RCMP officer’s refusal to work denied

Right to refuse under <i>Canada Labour Code</i> requires specific risk to health faced at work

An RCMP constable improperly used her right to refuse work when she didn’t report to work due to an illness, says the Canadian Public Service Labour Relations Board.

Carmen Saumier joined the RCMP in 1987 as an anti-smuggling investigator in Valleyfield, Que. On Dec. 14, 1993, she was in a work-related car accident. She developed pain and fatigue and she was eventually diagnosed with fibromyalgia and post-traumatic stress in 1997. Saumier informed her supervisor she had medical limitations and couldn’t work more than eight hours in a day. The RCMP responded by giving her light work and she was transferred to the airport in Montreal in 1999 to work as an investigator.

In July 2003, a psychiatric assessment at the RCMP’s request determined Saumier suffered from an “adjustment disorder with anxiety,” but no post-traumatic stress disorder. A November 2003 exam found she suffered from chronic pain but not fibromyalgia as some of the symptoms may have been psychological from a dependence on the treatment.

After an August 2004 assessment recommending a gradual return to work, the RCMP agreed to start her on administrative tasks for two half days a week on Oct. 4, 2004. This would increase by one half-day every three weeks until she reached a full five-day work week. At a Sept. 23, 2004 meeting, Saumier agreed to an accelerated schedule of working five four-hour days beginning Oct. 4.

On Oct. 26, Saumier was off sick for two weeks. She asked her doctor for reasons to scrap the return-to-work plan and the doctor blamed Saumier’s illness on the accelerated schedule. Saumier asked to revert to the original, slower plan but the RCMP refused and asked her to stick to the agreed-upon schedule. Saumier returned to working seven-hour days on Nov. 9 and began eight-hour days the following week, but on her doctor’s recommendation scaled back to four-hour days

A Jan. 27, 2005, assessment found her physical problems were worsened by her psychological state. She was diagnosed with depression caused by her medical condition, leaving her tired and unable to work. She went on medical leave on Feb. 22, 2005, and was declared unfit to work for seven months.

During her leave, Saumier was put under surveillance where she was seen doing “activities that were incompatible with a recommendation of total disability,” including social activities and carrying heavy items. An RCMP doctor determined she was fit to perform “sedentary administrative tasks.”

On Sept. 22, 2005, the RCMP issued Saumier a return-to-work order that said if she didn’t comply she would be subject to disciplinary action. Saumier said she was excercising her right under the Canada Labour Code to refuse to perform work that endangered her health. The RCMP pointed out she had to be at work to exercise that right.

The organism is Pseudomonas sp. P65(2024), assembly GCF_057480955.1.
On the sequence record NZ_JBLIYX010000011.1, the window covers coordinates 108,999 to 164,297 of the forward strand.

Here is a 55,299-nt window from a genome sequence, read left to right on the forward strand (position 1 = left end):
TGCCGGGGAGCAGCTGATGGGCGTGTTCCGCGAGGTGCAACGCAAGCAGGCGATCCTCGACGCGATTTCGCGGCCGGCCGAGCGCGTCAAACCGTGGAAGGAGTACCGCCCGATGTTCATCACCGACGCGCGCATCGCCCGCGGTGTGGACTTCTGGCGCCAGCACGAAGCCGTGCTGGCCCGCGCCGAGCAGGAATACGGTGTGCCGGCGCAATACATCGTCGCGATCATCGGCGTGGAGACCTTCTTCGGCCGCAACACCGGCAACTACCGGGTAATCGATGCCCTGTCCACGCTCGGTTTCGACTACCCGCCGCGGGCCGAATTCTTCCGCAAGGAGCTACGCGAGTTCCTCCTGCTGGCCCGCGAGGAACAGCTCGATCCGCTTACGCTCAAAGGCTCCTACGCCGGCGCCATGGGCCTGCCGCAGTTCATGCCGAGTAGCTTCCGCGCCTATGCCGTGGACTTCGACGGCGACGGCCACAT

Saumier reported to work on Sept. 27 and told her supervisor she was refusing to work because it would aggravate her health. She didn’t specify any harmful tasks but said every task aggravated her health because she was on disability. The RCMP didn’t accept it and she was served with another return-to-work order explaining her first refusal was premature because she hadn’t specifically said what the danger was.

Saumier submitted a report from her doctor saying she was still unfit for work, but the RCMP doctor felt she was fit to perform administrative duties. A third return-to-work order was issued, once again warning she could be disciplined or discharged if she didn’t comply.

Saumier filed a complaint with board, claiming the RCMP violated the code by threatening to take disciplinary action when she exercised her right of refusal as allowed under the code.

The board found the code allows an employee while at work to refuse to work if she has reason to think there is a danger to her or another employee. However, the phrase “while at work” indicates the right can’t be exercised when the employee is not present. The board found this gave the RCMP justification to deny Saumier’s first refusal.

When Saumier came into work to reiterate her refusal, this constituted an official refusal, according to the board. She had explained her refusal was based on the recommendations of her doctors and this made the RCMP aware of her reasons. However, the board found Saumier didn’t make any specific reference to what she felt would endanger her health, which is required by the code to give the employer an opportunity to correct the situation.

“It is not sufficient merely to allege that a person who is unable to perform a specific task because of illness could become more ill if that person returned to work,” the board said. “For her refusal to come under the code, (Saumier) had to demonstrate the nature of the risk to her health from the tasks that the RCMP wanted to assign to her.”

The board also found that Saumier’s refusal came in response to the return-to-work order, so the threat of discipline came before her refusal.

Given that Saumier’s refusal didn’t specify any specific danger to her health and the discipline wasn’t threatened directly because of the refusal, the board dismissed her complaint.

For more information see:

Saumier c. Canada (Conseil du Trésor — Gendarmerie royale du Canada), 2008 CarswellNat 218 (Can. P.S.L.R.B.).

Latest stories